The Puerto Plata Report: news and travel info from the Dominican Republic's north coast

Customs & Immigrations procedures changed to reduce boater ripoffs

The Dominican Republic has taken steps to reduce boater ripoffs by changing rules and giving marinas the job of collecting fees.

This has been the result of a long campaign by marine organizations in the country.

In spite of the difficulties of check-in and moving from one port to another, Dominican Republic has become a popular place for cruising sailors, particularly weather-protected Luperon.

This popular cruising meeting place is a good base from which to visit the interior. Repairs and other yacht services are available here.

Once past the bureaucracy, DR has always been popular –  .. .

Luperon is very protected –  .. .

The resume of the new Decree stated in Layman’s Terms:

1.That any Private Yacht coming to a Private Marina in the Dominican Republic (DR) from a foreign port will not be boarded by all the different governmental officials, but only one Navy representative with one other official can search the vessel if there has been a report of suspicious activity on the vessel.

2.That all other Governmental forms are to be filled out in the marina offices by the Captain of the vessel.

3.Transparency of Payments: All monetary payments are to be made to the marinas directly and will show on the receipt given to the yacht when they leave the particular marina.

Dominican Republic (DR) – Caribbean at its best –  .. .

4.The following fees will be charged by the Dominican Port Authority, Dominican Navy and Immigration:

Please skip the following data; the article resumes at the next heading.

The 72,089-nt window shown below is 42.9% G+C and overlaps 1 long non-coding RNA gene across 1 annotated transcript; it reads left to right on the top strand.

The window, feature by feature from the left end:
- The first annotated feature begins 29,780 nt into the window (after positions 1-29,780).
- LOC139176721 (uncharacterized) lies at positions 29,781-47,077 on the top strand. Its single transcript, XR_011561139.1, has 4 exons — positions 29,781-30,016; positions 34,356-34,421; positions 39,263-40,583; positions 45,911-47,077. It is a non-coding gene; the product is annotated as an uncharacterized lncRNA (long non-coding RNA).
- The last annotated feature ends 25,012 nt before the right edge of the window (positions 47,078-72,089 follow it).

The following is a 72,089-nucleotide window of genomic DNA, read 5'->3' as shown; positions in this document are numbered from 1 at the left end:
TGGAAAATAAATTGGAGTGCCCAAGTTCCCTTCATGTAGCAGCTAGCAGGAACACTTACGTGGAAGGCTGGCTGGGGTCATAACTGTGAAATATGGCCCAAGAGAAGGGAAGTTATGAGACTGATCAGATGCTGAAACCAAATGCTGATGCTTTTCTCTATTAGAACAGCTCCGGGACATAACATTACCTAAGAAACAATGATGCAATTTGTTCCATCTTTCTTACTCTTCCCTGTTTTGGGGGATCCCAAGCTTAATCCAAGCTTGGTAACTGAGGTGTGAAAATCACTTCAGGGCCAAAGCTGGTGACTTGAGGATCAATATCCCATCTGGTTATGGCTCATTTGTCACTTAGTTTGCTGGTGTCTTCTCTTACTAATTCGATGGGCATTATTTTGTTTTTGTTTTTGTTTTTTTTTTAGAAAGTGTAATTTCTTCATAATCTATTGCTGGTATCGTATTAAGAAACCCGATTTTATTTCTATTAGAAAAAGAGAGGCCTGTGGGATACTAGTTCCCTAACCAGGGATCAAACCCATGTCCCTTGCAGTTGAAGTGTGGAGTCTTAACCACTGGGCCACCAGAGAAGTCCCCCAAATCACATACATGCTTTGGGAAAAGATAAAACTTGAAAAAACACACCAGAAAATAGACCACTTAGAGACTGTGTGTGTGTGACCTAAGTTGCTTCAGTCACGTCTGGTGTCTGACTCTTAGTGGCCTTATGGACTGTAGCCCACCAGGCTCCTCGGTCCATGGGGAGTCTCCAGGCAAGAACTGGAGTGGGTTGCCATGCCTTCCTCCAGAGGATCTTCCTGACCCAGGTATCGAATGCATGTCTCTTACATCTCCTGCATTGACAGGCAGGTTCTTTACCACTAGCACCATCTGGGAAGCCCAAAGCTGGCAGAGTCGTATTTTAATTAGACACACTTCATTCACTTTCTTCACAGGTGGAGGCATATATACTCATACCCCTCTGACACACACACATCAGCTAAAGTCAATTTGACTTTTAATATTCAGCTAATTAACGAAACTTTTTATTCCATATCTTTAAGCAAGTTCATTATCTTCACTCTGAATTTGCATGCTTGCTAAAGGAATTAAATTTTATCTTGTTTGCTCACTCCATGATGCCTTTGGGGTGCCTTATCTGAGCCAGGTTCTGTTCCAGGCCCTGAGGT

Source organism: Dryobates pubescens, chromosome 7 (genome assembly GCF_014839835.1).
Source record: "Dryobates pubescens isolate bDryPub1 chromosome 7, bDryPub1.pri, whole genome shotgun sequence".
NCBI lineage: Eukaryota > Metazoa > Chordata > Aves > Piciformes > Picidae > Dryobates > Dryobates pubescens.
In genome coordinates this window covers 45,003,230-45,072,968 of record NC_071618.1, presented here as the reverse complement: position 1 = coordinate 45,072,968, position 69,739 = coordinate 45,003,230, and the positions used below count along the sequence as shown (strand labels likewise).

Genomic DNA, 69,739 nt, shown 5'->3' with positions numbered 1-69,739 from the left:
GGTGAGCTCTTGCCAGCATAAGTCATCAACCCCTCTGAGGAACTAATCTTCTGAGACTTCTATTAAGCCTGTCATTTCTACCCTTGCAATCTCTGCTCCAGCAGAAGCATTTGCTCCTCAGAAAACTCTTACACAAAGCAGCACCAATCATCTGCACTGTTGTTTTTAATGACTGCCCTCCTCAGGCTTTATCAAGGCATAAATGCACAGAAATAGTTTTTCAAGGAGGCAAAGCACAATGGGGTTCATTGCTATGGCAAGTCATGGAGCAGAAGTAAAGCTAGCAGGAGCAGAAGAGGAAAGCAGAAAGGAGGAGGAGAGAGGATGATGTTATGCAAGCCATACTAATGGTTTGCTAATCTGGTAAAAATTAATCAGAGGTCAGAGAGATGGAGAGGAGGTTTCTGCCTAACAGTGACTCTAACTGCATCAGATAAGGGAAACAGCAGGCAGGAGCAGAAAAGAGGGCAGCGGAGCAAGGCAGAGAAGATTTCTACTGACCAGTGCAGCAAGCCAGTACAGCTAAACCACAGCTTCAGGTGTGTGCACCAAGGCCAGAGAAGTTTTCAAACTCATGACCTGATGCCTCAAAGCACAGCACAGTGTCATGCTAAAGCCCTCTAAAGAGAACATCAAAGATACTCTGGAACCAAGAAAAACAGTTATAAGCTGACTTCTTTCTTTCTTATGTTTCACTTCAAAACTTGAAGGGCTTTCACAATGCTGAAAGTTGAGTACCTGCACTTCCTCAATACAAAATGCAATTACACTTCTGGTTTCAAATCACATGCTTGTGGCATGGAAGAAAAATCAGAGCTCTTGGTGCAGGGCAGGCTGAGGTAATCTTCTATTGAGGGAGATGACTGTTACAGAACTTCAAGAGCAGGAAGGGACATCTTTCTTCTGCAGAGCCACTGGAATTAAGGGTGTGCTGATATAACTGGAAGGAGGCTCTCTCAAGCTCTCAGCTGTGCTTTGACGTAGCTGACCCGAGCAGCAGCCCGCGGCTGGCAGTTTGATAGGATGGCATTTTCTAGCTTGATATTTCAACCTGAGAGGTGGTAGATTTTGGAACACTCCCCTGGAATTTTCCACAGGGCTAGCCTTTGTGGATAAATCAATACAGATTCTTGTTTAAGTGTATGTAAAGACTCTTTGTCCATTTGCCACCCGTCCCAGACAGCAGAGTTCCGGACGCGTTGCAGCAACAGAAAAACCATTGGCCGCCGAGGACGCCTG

– Five percent (5%) of the vessel’s dockage before tax charged by Dominican Port Authority.
– Ten (10) USD or equivalent in Dominican Pesos to the Dominican Navy for
a Dispatch Letter only when departing to a foreign port.
– Ten (10) USD for each passenger on the vessel (excluding the crew of the Vessel) paid to Immigration.
– Sixteen (16) USD (or DOP 500) for each crew or passenger that leaves the Dominican Republic or arrives to the country by plane and is
desenrolling or enrolling on a vessel.

5.Vessels traveling in Dominican waters from one marina to another do not pay any fees regarding the Dispatch Letter. The Captain of the vessel must inform
the marina with his name, vessel’s name and the number of passengers on
board of the vessel any time the vessel leaves the marina. The 5% of
the dockage fee in the marinas covers cruising permits up to 90 days.

6.There is going to be a new vessel entrance form that will be filled out with
the vessel, crew and passenger information. This will be given to all
governmental authorities and one copy to the captain of the vessel as
proof of entry and clearance when traveling between marinas in the DR.
This document is still being made by the marinas and needs to be
approved by the Dominican Port Authority.

Ports of entry:
North coast:, Puerto Plata 19°49’N 70°42’W (Ocean World Marina 19°50 N 70°43’53” W), Luperon (Puerto Blanco) 19°55’N 70°56’W.

South coast: Casa de Campo 18°24’N 68°55’W?, Santo Domingo 18°28’N 69°53’W,
Punta Cana 18°32’N 68 °22’W?, Las Salinas 18° 16′ N 71° 19′ W.

Facilities:
There are good standard marinas in Boca Chica, Casa de Campo, Luperon, Puerto
Plata and Punta Cana, with all expected facilites.  Only basic repair facilities are available at Samaná where there is fuel and water on the dock and a good fresh produce market.

Filed Under: Old News

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